Bank Serving Military Families Changes Policy Allowing Seizure of Stimulus Checks for Debts Following Social Media Outcry

USAA, the Texas-based financial services institution that has served active and retired military families for nearly a century, has changed its policy on using stimulus checks issued to military members to collect on outstanding loan payments.

Matthew Hartwig, USAA's director of communications, said Thursday the policy change was something the company had considered but was magnified when a USAA customer in Minneapolis revealed her family's entire stimulus check of $3,450 was delivered to a closed account with the bank.

The customer, who was featured in The American Prospect, said the funds were direct deposited into the closed account and used to pay outstanding bank fees, even though the account had been written off by the bank.

The woman's complaint sparked a social media firestorm from others—many of them USAA customers—who were highly critical of the bank's policy.

"This was brought to our attention and the team worked quickly to figure out a solution on how we can help members during this unprecedented time," Hartwig told Newsweek.

According to a statement from USAA, the bank is pausing collection efforts on accounts with outstanding balances for 90 days, from the time the stimulus check is deposited.

This policy, which went into effect on April 16, allows USAA members access to their full stimulus payment for the things they need and gives them time to make arrangements to repay those outstanding fees.

stimulus, checks
Some Americans who had their stimulus checks arrive at their bank, learned they'd been used to pay overdraft fees. iStock/Getty

The $2.2 billion stimulus passed by Congress, known as the CARES Act, was designed to help soften the financial blow for families who were struggling due to lost jobs or significant income reductions caused by the COVID-19 pandemic.

Arlondra Irby, a single mom who recently moved to Michigan, is also a USAA customer. Like the woman in Minneapolis, Irby said the bank took her entire $2,200 stimulus check to pay toward $4,876 in overdraft fees.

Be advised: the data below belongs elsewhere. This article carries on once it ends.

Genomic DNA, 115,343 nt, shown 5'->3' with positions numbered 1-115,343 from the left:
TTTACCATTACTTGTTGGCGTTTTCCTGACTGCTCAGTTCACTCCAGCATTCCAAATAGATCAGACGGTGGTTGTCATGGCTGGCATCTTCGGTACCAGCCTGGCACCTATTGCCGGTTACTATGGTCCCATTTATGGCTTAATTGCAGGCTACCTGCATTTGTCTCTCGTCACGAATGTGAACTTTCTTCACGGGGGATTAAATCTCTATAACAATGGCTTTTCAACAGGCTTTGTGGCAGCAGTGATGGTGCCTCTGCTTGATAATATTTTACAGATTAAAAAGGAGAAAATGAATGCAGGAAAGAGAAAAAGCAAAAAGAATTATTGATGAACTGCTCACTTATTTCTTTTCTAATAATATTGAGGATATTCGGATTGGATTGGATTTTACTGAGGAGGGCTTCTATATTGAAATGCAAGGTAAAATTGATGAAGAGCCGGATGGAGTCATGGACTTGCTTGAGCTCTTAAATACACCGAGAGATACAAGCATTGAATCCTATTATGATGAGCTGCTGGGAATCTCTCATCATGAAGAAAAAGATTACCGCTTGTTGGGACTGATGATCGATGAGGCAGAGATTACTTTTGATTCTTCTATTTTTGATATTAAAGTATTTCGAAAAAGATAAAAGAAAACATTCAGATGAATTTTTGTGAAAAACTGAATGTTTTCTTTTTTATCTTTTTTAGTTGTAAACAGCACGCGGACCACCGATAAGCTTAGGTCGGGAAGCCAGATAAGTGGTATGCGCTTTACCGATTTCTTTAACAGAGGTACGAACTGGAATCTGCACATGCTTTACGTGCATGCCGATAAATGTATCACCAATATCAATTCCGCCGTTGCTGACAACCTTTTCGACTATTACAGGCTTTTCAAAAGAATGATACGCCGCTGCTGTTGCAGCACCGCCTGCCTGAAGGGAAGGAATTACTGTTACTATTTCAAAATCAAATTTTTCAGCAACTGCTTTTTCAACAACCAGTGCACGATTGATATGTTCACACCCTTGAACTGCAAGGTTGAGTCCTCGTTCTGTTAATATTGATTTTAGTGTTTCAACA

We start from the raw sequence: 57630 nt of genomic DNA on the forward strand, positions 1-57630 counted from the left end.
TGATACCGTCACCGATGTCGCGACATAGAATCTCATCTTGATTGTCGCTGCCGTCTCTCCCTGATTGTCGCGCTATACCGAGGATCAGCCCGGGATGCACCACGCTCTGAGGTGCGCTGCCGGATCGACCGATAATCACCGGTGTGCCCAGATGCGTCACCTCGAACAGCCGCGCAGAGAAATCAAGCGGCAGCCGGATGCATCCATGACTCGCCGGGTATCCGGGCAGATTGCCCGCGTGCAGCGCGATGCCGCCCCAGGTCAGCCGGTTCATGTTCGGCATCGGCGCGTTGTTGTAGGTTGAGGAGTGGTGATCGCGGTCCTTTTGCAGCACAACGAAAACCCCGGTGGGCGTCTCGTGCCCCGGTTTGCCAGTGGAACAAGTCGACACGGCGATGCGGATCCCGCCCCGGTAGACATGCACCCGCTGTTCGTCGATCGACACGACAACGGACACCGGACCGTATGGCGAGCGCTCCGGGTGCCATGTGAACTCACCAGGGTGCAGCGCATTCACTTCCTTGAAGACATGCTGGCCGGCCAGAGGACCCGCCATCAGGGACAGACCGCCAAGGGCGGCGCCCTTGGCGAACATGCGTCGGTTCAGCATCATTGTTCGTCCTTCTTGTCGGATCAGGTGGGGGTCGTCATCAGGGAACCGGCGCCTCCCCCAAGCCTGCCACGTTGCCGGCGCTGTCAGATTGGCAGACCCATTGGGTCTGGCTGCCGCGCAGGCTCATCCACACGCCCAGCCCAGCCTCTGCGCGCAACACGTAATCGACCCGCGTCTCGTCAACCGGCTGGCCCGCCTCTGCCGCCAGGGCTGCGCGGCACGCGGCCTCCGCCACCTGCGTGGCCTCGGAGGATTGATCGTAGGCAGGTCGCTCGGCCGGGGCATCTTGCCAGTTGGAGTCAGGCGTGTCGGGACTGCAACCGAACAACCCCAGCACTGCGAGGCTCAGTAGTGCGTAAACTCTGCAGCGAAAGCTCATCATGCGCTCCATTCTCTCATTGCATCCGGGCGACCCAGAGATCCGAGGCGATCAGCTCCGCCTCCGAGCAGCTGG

"I told the USAA representative that I am a victim of domestic violence. I have two boys. I was needing that money to pay bills, especially my car note and insurance [and] to buy food [and] household goods," Irby told Newsweek. "I really needed that money to help me and my boys."

Hartwig added that USAA was aware of the "unthinkable challenges" their customers—and the rest of the nation—is facing during the COVID-19 pandemic, and they wanted to do what's right to help.

While the backlash has led to a change in USAA policy, this hasn't stopped other banks and bill collections from trying to collect on overdraft fees or bad debt.

Benji Pedro, 24, a recording artist, who lives in Columbia, South Carolina with his family, said his bank also took his stimulus check

According to a New York Times report, Pedro's $2,650 stimulus check was kept by Safe Credit Union to cover overdraft fees he'd incurred after forgetting to cancel two music subscriptions.

Lauren Saunders, who serves as associate director at the National Consumer Law Center in Washington, D.C. said in a MarketWatch interview that some banks may exercise a seizure order.

"For most consumers, there is no magic bullet to avoid bank account seizure. Many approaches to minimize such seizures have drawbacks that are better to avoid if payments are not actually at risk of being seized. These are complex issues that consumers may not want to make on their own," she said.

Saunders recommended following certain strategies to avoid garnishments, including cashing the checks instead of depositing them or redirecting the stimulus into a prepaid card.